Today is my first day as a Solutions Architect with Amazon Web Services where I’ll be helping customers understand, migrate-to, and adopt AWS cloud services. And unlike the last time I announced a job change, there’s no relocation this time (nor will there be a false start at a relocation 😜); I’ll be working from Calgary.

This change in job is also going to allow me to refocus my blogging. I know I have an awful lot to learn about AWS as a platform and I’m looking forward to taking that point of view as an AWS noobie and translating it into blog articles that can help others who find themselves on the same learning path that I’m starting on.

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4 thoughts on “On Why I’m Shifting my Career Focus to Software”

  1. Joel – foremost, we wish you the best and hope your software aspirations are realized, in this role, at cloud provider AWS! You will be missed.

    As you articulate well, software is where value is often realized and Cisco – like many – are investing billions to thrive in this space.

    The merging of software and hardware remains an absolute in one form or another – the enabling foundation for many customers has to start with network underpinned by a strong Security layer. Customers need to recognize one size doesn’t fit all. (Your background should lend itself well here Joel!)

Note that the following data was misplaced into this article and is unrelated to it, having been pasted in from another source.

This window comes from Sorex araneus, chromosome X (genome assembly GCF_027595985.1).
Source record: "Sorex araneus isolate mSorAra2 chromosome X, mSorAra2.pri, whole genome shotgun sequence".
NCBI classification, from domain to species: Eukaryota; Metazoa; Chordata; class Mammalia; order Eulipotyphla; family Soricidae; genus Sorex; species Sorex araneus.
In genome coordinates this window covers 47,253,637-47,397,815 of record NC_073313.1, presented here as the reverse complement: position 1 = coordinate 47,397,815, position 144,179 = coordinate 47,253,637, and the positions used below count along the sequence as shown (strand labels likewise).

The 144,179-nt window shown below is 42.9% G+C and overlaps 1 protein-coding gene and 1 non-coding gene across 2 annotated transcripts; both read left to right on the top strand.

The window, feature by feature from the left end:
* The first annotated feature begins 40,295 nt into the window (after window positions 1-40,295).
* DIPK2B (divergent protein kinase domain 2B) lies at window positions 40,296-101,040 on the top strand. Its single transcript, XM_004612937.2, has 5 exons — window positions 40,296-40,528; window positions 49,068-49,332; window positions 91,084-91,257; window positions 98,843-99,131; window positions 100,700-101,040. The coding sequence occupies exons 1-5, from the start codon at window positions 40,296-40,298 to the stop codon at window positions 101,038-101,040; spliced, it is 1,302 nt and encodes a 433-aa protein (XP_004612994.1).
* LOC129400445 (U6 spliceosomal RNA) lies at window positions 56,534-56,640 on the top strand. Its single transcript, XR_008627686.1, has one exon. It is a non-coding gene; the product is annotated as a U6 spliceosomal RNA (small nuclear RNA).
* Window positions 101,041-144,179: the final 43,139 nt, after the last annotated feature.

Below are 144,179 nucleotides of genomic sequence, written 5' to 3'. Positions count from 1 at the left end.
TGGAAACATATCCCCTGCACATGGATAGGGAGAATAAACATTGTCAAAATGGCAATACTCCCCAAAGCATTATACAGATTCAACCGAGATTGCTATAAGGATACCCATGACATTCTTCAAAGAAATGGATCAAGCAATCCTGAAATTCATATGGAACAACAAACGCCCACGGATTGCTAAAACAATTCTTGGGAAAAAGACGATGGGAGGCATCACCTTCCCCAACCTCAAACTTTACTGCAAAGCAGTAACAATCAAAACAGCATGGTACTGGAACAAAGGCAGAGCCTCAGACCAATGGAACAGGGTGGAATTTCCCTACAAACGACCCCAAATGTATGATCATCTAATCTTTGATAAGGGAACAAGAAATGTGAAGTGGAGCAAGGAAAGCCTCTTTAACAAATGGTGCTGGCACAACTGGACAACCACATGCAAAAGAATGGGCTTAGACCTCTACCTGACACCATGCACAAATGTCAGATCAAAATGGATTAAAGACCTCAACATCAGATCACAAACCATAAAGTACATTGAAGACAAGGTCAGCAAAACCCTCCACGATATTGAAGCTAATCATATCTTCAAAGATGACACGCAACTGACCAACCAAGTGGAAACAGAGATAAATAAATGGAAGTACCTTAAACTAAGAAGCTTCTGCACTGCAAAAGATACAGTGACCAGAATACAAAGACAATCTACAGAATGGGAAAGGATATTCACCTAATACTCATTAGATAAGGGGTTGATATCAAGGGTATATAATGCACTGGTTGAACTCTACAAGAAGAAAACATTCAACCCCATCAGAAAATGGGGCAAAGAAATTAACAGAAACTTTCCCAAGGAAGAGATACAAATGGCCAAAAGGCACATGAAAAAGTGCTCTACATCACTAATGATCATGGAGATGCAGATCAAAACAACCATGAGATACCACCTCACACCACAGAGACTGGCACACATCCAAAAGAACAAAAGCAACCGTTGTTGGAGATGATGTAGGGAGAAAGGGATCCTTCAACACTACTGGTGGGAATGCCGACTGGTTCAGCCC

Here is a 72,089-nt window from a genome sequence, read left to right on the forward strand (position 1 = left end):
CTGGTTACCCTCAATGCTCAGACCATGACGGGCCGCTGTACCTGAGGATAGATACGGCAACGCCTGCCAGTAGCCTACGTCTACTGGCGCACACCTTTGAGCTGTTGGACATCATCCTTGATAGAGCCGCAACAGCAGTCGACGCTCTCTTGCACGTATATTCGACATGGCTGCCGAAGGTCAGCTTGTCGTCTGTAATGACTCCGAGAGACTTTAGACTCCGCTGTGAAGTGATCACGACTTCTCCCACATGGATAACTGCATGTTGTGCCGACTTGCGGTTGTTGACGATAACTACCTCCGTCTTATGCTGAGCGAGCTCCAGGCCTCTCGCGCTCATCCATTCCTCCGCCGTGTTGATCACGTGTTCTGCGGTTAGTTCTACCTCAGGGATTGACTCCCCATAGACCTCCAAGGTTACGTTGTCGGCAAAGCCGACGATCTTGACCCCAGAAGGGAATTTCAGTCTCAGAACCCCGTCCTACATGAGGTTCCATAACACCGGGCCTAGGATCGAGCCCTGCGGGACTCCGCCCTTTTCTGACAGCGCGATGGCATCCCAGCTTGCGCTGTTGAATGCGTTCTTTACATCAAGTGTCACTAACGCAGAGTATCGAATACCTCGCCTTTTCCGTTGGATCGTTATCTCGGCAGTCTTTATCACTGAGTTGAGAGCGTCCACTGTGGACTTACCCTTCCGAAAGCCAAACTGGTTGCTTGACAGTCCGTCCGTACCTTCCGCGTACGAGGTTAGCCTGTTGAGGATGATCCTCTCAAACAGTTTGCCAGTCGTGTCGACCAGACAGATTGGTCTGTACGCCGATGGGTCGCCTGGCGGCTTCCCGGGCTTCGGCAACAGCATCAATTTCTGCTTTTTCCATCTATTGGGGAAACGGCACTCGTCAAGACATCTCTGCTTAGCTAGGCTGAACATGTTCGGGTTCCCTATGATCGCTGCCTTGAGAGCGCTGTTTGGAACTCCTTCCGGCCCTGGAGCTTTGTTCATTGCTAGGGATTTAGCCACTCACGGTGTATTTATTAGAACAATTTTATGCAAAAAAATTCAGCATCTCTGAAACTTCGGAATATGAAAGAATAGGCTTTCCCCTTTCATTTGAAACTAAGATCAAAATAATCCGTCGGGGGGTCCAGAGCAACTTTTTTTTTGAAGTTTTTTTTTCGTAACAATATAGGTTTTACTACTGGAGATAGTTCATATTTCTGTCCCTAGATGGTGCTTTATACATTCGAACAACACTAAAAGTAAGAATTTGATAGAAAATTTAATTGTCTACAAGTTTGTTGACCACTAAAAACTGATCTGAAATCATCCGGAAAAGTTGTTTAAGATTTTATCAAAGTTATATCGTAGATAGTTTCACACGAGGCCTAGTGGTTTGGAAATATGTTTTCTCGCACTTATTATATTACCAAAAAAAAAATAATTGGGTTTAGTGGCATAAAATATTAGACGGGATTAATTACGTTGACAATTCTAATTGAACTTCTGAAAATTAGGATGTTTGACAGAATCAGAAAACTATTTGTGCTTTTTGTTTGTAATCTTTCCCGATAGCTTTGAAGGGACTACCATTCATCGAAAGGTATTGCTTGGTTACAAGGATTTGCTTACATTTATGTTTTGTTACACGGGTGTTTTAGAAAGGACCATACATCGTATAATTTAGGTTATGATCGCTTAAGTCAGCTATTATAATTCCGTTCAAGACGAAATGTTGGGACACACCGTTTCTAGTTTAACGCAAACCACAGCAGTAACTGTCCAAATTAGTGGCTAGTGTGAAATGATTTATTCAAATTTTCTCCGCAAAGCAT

To reinforce the point, Cisco has invested in Security unlike any other technology company in Western Canada – with over 225 software domain skill engineering and R&D people based in Calgary and Vancouver. Addressing multitudes of Security need from Network, Endpoint and Cloud, these people are helping secure customers around the world.

    So much opportunity! Thanks again Joel for your tenure at Cisco and best wishes – Dean

    1. As always, really appreciate your feedback Dean :)

      And you make a fair point and something I wasn’t very articulate about. Cisco does have a lot of good dev teams in western Canada and even has some service/cloud ops teams, too. These are really exciting positions, especially for this small-ish part of the world where those types of roles are few and far between. Believe me, I looked longingly at some of the open positions Cisco was hiring for on the cloud ops team but that team isn’t based in Calgary and I’ve already done one failed relocation…

      What I didn’t do a good job of describing is my desire to be more on the solution design & architecture side of the software world and not on the dev side. I really can’t hack code full time :-/ I don’t have the skills or experience and don’t have the desire. But I love working with customers and I love building solutions which is what draws me to an architect role.